My training as a chemical engineer has led me to be curious about what makes up the matter that surrounds us. This matter is invariably composed of 118 basic elements that we call atoms. Then, these 118 atoms combine with each other to form molecules more or less complex. These molecules then organize themselves into incredibly regular piles that we call crystals. Finally, these crystals --large and small, aggregated or simple-- make up most of the natural, inorganic solid material (that is mountains, rocks, stones and metals).
Take for example a tiny grain of table salt with an edge of about one millimeter in length: it is a cube consisting of a perfect alignment of 1,770,000 sodium atoms separated by as many atoms of chlorine in identical fashion in all three directions. That makes a total of 44 quintillion atoms in perfect alignment! With a little imagination, the edge of this cube is the equivalent of 3.5 million soldiers marching in perfect rank and file, each 100 meters distance from the other, in a straight line stretching from the Earth to the moon. Not a single head rises above those of his comrades. And this same pattern repeats itself on the other two edges.
These crystals are usually small (such as for salt or sand, whose grains can only be seen with a magnifying glass), and are assembled into rock (think of the حجر رملي of the cities of the Lebanese coast). The same can be said for metals and all that makes up ordinary solid matter. What we call minerals are these solid forms found in nature and that have a determined chemical composition; the limestone of Lebanon, for example, is a conglomerate of tiny crystals of calcium carbonate called calcite.
In some cases, however, the crystals become quite large with perfect geometrical forms and astonishing colors visible to the naked eye, shedding a dramatic light on the microscopic geometry of the stacks of atoms from which they are made.
I have always been struck by the mystery of how such order could come from the chaos that surrounds us, by the amazing variety of geometric forms that is born of these crystals, by the perfection of the plane surface and the angles between them. I have never had a talent for sculpture or drawing, and so I found myself all the more intrigued by these wonders of creation that have formed without human intervention but, rather, under the sole influence of temperature, pressure and the incredibly complex work of water and especially time. I wanted to share this wonderment for the esthetics of the mineral world on which life has built itself on this planet. Anyone who has not yet been exposed to this world naturally asks: “Who sculpted these marvelous shapes and polished the incredible flat surfaces; who composed this arrangement of different specimens; where do these colors come from?” They are convinced that such things could only be formed by the hands of an artist; they simply cannot believe that natural forces created them.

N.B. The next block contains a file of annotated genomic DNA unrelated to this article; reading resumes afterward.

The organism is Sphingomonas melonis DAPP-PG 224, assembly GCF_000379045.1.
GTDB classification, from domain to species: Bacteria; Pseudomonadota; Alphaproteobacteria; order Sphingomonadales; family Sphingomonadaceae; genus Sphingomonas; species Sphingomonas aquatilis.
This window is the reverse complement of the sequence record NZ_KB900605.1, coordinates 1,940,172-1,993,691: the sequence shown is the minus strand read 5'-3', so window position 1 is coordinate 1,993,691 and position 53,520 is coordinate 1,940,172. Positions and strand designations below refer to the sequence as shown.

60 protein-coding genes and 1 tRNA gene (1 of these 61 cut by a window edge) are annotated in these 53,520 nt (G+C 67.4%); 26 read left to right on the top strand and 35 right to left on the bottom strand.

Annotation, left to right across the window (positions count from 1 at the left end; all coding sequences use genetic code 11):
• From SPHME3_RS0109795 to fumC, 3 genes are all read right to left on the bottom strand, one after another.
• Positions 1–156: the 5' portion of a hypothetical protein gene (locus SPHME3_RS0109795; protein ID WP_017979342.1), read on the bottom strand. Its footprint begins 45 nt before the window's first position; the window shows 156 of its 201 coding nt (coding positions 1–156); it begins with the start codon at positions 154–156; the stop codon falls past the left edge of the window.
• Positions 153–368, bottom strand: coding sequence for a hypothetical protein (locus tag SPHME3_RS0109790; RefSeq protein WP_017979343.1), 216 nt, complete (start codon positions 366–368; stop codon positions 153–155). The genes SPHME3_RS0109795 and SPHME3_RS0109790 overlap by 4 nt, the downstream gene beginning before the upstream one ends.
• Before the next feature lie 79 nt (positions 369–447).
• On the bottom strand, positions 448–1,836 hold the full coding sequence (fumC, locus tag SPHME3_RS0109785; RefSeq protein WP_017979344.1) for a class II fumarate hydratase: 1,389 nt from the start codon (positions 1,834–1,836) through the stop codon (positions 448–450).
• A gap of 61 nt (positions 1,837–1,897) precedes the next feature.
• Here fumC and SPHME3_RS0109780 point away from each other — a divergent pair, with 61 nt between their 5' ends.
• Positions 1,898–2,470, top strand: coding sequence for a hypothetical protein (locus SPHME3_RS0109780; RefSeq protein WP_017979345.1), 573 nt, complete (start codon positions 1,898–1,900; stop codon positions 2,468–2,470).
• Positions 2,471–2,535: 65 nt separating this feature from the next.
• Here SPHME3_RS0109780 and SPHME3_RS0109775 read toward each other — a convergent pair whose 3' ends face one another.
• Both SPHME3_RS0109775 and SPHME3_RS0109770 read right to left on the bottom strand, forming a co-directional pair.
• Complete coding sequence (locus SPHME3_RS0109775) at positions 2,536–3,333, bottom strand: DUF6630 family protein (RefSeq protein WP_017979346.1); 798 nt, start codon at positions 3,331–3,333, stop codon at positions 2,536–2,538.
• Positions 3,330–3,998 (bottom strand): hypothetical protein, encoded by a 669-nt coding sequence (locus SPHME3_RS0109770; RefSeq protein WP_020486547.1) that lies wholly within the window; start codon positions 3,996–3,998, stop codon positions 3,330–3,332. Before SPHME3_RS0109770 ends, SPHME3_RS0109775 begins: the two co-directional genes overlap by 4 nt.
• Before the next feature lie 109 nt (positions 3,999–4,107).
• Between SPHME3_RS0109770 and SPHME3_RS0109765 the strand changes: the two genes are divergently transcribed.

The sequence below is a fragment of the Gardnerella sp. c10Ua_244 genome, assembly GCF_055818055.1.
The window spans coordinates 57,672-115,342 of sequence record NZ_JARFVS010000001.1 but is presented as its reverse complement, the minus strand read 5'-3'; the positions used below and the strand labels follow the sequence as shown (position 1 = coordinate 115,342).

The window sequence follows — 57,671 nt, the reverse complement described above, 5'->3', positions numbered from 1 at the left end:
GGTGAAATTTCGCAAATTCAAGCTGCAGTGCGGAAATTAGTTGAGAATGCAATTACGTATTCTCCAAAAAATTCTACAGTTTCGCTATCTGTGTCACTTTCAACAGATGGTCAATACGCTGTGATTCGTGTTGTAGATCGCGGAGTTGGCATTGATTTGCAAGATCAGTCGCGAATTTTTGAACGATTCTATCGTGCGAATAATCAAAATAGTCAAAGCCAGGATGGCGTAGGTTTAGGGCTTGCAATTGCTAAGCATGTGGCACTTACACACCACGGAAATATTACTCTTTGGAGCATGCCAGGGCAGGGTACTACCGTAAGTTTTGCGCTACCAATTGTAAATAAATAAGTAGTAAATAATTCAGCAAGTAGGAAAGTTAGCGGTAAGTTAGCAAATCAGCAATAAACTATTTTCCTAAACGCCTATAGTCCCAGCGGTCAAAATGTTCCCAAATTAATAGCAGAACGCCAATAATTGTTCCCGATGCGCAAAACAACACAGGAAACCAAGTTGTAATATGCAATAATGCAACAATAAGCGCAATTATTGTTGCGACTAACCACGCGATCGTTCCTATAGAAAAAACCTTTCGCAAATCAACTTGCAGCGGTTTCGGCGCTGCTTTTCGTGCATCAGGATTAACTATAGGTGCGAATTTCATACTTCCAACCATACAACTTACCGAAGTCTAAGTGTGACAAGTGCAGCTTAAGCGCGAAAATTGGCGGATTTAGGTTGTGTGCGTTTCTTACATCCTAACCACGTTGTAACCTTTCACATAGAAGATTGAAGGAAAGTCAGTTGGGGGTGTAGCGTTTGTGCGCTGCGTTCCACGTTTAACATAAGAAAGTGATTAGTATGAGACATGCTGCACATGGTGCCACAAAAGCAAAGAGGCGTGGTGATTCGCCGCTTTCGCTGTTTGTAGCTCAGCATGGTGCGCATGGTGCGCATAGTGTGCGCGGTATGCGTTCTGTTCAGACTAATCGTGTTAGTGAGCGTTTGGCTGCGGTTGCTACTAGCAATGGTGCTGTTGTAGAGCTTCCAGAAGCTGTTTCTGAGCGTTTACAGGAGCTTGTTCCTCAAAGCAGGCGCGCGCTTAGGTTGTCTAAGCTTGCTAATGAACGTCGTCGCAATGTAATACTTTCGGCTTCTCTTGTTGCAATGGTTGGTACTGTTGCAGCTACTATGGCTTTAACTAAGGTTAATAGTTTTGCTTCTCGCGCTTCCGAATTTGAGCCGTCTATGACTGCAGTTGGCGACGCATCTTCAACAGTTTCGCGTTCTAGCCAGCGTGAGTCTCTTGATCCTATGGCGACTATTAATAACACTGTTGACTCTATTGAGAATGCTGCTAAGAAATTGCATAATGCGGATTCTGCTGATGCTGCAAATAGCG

But through this exhibit of the esthetic and geometric properties of crystals, I also wanted to take visitors on a journey through the different scientific, economic, historical and geographical landscapes that are so intertwined with these minerals:
- The crystals exhibited are often the most beautiful ore specimens of the utmost industrial importance because they provide us with iron, copper and all the other metals used in modern economies.
- Some are also gem stones, whether precious or fine, that usually end up as jewelry.
- Some others are the source of extremely rare elements having important physical and chemical properties. Still others are made from crystalline edifices whose properties, once understood by scientists, indicated how they could be synthesized to revolutionize electronics and the science of modern materials.
- Further, these minerals are closely intertwined with the development of ancient civilizations, as attested to by the trade routes between Phoenicia and the British Isles for tin, an essential element in the fabrication of bronze (ancient bronze was an alloy of tin and copper, or more rarely an arsenic and copper alloy.) Copper and tin ore are rarely found in the same place, and so the bronze civilization developed thanks to international commerce. We find evidence of this commerce between Burma and Mesopotamia (for rubies, 21 centuries ago) and again between Afghanistan and Egypt –a distance of more than 4,000 kilometers—for lapis-lazuli (55 centuries ago)! And other examples abound.
- In our time, numerous adventurers have risked their lives in their quest for small stones (the Garimpeiros of Brazil, emeralds (the Guaqueros of Colombia), gold (the gold rushes of California and Amazonia) and diamonds in South Africa. Many started out in order to escape misery and poverty, while others succumbed to a stone fever as dangerous as gold fever.
The motivation behind the collection